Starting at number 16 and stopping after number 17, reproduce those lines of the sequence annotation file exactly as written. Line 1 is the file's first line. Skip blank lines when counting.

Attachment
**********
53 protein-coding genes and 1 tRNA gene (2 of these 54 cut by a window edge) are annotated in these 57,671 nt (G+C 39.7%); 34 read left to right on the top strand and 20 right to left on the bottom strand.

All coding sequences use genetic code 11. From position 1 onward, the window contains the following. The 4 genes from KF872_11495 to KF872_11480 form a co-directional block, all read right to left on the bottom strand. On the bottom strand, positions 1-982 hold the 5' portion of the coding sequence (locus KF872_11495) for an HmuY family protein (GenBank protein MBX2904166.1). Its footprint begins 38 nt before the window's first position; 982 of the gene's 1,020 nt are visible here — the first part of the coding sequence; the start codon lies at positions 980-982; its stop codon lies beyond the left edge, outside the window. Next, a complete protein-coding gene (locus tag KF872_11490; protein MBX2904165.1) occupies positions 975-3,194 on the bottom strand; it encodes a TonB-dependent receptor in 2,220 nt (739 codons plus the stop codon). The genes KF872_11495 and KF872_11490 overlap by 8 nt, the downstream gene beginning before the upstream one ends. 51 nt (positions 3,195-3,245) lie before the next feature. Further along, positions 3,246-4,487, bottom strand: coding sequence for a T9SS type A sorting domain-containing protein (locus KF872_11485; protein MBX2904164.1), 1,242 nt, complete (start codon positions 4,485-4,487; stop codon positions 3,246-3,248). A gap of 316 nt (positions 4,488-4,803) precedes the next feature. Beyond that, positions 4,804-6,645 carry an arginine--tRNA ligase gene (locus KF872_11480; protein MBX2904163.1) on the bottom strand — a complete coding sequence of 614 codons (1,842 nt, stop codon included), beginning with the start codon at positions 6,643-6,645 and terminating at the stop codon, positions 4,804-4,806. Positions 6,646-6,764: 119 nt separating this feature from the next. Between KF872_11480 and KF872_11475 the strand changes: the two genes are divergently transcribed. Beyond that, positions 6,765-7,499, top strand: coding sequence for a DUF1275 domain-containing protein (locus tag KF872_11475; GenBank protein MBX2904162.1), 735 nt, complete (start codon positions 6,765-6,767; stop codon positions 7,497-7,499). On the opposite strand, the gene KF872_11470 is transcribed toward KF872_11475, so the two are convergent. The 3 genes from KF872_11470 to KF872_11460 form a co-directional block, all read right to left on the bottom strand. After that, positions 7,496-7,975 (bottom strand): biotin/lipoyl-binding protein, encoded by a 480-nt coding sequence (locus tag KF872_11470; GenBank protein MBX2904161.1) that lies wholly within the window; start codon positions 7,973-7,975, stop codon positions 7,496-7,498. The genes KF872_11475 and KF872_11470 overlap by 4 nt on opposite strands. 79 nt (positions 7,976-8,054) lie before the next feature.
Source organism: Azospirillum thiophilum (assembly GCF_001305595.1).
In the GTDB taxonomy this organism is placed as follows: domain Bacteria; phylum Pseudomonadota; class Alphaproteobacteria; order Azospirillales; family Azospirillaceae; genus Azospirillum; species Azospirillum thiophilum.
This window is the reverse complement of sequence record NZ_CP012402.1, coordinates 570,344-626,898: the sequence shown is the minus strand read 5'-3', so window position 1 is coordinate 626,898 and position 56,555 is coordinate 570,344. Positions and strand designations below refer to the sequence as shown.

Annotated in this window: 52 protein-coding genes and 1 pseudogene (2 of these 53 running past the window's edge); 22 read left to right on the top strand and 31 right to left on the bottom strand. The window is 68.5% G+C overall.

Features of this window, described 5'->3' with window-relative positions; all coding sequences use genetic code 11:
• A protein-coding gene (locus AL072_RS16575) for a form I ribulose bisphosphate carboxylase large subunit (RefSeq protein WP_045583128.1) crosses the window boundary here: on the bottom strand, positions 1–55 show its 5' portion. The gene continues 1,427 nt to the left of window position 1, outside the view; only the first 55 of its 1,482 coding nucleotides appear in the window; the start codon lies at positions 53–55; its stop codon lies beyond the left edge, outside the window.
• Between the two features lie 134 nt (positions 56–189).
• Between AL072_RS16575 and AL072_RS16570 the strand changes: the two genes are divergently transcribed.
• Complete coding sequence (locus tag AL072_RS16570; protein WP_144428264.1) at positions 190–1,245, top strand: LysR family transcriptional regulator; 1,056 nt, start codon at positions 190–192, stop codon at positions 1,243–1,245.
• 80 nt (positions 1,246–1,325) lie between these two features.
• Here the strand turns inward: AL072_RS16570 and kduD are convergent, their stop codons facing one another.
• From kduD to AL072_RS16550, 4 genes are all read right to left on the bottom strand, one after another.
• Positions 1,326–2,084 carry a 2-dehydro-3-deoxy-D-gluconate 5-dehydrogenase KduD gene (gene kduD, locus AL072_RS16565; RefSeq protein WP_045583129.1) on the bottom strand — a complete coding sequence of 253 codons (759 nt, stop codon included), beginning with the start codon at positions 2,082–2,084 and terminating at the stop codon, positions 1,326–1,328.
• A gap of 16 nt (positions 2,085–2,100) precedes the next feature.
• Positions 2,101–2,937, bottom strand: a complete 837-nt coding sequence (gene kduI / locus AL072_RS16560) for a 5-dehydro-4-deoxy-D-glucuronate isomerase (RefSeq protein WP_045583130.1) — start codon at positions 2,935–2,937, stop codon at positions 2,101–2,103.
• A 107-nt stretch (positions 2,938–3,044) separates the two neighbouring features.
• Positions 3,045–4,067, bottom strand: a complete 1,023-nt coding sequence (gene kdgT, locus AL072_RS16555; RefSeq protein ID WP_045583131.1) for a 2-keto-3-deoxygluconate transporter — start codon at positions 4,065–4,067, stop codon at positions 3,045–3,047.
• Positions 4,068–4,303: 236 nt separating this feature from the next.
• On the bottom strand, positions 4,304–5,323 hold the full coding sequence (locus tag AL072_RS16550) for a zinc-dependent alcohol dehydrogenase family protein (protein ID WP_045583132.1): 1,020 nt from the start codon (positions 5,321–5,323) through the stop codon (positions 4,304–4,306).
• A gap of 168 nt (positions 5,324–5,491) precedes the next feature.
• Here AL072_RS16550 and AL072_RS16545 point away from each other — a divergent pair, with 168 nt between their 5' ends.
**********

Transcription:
• A gap of 16 nt (positions 2,085–2,100) precedes the next feature.
• Positions 2,101–2,937, bottom strand: a complete 837-nt coding sequence (gene kduI / locus AL072_RS16560) for a 5-dehydro-4-deoxy-D-glucuronate isomerase (RefSeq protein WP_045583130.1) — start codon at positions 2,935–2,937, stop codon at positions 2,101–2,103.